People call me a lot of things. Nobody would ever call
me a CIO, but after reading CIO magazine a little bit, I guess
that’s basically what I am. Maybe I’m a little
younger than you. A little more techy. I know my routers and
Most of the guys I work with, they don’t like
computers. They get frustrated. Lots of times they want to
shoot their computers, like that guy in Colorado did. I printed
out that story and gave it to one of my guys. He loved it,
especially the part where the guy hung the dead computer on the
wall of his bar. “I love this Colorado guy,” he
said. And he passed it around to all the guys. “You have
to read this story MIT gave me.” Yeah, they call me MIT,
like, “Let’s ask MIT if we can set up an online
account” or “Maybe MIT can make a website for
that.” A website for what? For making money, what else?
Isn’t that why anyone sets up a website?
More On Cybercrime
How You Can Fight
How the Mob uses IT
What Adult and Gaming Sites
Can Teach You About Innovation
A Brief History of
Yeah, I deal with the same stuff you do. Same headaches.
I’m constantly fixing stuff and trying to do whatever
helps the bosses grow the business, as you call it.
Bosses. I mean, bosses are the worst, right?
The Penny Stock Scam
We’re in a real boom right now. Credit cards. Gambling.
You heard about that stock deal? The one that uses that new
kind of spam? Image spam? This is an old-fashioned
pump-and-dump scam but with a cool techno twist.
This wasn’t mine, but I know a guy who knows the guy
who set it up. Here’s how he worked it.
First, he rented a botnet. That was for e-mail distribution.
He pays, I don’t know, say $50Gs for a month, turns
around and promises the bot-herder a taste in exchange for that
month’s usage and some guaranteed uptime. You know, he
says, deliver me 10 million e-mail messages and I’ll
guarantee you some back-end cash.
So the bot-herder knows a kid who wrote this absolutely
killer image spam application that creates the e-mail messages.
Pays him a flat fee. I mean, the kid could’ve asked for a
lot more, but a lot of these programmers are pretty young and
dumb. You wave some cash and they think, “Flat-screen
TV!” Anyway, he tells the kid to make the program create
advertisements for pink-slip stocks, those unlisted ones that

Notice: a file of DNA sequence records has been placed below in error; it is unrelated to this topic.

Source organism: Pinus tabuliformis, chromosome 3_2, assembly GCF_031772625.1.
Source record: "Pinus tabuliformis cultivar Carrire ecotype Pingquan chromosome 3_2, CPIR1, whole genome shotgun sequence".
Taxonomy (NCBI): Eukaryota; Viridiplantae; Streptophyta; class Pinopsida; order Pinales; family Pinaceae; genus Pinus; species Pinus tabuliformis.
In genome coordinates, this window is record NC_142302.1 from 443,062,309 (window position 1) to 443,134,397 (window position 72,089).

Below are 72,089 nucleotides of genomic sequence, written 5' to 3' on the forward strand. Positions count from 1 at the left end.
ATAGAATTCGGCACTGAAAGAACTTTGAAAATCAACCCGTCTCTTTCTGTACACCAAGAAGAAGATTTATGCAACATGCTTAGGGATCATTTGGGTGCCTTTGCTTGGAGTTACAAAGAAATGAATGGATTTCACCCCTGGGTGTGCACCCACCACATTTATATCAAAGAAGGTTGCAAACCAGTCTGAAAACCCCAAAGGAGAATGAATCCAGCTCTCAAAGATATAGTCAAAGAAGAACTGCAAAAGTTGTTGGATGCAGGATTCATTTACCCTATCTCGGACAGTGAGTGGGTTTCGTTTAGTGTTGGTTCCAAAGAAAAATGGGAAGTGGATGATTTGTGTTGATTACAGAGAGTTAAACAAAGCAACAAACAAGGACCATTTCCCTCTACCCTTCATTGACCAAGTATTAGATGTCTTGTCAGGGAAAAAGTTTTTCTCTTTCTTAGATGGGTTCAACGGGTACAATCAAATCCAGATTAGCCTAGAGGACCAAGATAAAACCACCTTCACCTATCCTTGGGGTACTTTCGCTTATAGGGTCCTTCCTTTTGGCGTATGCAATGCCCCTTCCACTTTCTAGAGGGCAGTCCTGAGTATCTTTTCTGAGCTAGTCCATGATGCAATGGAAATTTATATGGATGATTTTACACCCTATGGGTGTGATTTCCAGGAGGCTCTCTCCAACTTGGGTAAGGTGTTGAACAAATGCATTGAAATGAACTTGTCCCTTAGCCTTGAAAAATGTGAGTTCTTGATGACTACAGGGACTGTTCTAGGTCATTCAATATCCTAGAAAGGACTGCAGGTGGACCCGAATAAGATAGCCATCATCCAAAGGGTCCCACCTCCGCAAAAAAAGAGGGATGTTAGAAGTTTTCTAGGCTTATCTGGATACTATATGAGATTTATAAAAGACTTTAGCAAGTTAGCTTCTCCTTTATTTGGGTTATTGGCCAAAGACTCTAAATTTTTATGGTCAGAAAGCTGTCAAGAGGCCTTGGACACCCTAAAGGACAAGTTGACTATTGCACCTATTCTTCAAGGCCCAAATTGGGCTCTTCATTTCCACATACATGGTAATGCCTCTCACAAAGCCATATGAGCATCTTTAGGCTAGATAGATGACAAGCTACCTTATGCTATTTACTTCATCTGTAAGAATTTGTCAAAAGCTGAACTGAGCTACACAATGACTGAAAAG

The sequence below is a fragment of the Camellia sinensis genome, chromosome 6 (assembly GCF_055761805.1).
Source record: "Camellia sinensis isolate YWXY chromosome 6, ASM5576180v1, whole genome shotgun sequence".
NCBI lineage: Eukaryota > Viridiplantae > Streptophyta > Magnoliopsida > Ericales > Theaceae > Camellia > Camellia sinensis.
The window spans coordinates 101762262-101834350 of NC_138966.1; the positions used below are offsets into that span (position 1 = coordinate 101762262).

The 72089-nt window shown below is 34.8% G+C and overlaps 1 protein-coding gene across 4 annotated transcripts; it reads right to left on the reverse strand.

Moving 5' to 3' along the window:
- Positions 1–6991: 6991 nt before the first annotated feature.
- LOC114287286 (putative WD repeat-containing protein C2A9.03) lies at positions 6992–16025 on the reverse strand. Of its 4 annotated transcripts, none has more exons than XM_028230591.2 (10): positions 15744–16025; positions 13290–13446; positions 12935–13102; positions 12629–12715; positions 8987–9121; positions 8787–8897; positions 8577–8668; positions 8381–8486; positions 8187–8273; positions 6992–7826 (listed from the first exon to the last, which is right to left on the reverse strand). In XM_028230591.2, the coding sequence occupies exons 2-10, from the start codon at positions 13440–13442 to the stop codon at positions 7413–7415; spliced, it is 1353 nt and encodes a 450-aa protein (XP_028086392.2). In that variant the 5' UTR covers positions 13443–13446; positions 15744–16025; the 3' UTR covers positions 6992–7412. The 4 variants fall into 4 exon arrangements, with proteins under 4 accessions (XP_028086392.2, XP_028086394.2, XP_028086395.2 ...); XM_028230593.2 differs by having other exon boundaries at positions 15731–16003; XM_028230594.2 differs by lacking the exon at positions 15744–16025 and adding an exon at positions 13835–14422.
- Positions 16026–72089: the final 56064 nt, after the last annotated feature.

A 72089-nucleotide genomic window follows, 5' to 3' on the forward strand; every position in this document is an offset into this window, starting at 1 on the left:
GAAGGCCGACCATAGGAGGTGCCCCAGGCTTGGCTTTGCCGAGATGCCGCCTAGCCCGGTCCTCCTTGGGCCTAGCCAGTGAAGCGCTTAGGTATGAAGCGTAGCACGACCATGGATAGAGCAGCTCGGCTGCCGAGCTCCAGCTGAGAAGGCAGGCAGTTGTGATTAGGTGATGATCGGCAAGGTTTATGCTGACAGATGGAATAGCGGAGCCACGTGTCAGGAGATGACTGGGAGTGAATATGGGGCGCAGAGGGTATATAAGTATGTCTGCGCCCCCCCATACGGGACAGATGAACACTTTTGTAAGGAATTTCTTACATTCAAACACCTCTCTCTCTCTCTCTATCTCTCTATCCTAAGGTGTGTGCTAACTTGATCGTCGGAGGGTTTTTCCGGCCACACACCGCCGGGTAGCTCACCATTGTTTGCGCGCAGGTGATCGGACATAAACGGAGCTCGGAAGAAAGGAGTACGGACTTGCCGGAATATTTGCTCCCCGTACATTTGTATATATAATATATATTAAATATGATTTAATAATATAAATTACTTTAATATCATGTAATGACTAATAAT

trade for pennies. It all gets done in like 15 minutes after
they get some of the basic wording down.
So then this guy sets up offshore accounts online (in
Brazil, I think) to collect the investments. His guys all buy
something like 10,000 shares at 30 cents per. Then the botnet
goes to work. Starts mass mailing the ads for the stocks. And
the beauty part is those little messages get by all the spam
filters because the filters are looking for text, but with the
image spam all the filters see is a million different images,
each one unique, even though they all say the same thing: Buy
this stock. (For more about this technique, read The Scourge of
Genius. Finally, enough people invest to drive up the price.
Eighty cents a share. A buck. Two. Eventually, our guys sell,
make a nice chunk of change, the stock tanks and the suckers
who got in on the e-mail tip lose their shirts. Like I said, a
classic pump-and-dump, but back in the day it was a lot harder
to do. It required a lot of legwork, relationships with
reporters and brokers. Compared to that, this is, like,
I know what you’re thinking: Who believes an anonymous
e-mail that says such-and-such company you’ve never heard
of is at a quarter a share now but is heading to five bucks?
Hey, I don’t know, but you send out 10 million messages,
you get 1,000 to invest, that’s only, what? A hundredth
of a percent? I’d say the sucker population is a lot
bigger than that.
It was a great little business. One of those stocks hit six
bucks! But then the feds sniffed it out and suspended trading
on those penny stocks in March. Maybe when things cool off,
it’ll pick up again. By that time, the spam filters will
probably have adjusted and we’ll have to go back to the
programmers for their latest bots.
Everyone Wants IDs, Just Not Their Own
The big money is in credentials.
Look, the world runs on credit, and what you need to get
credit are personal credentials. That’s what everyone is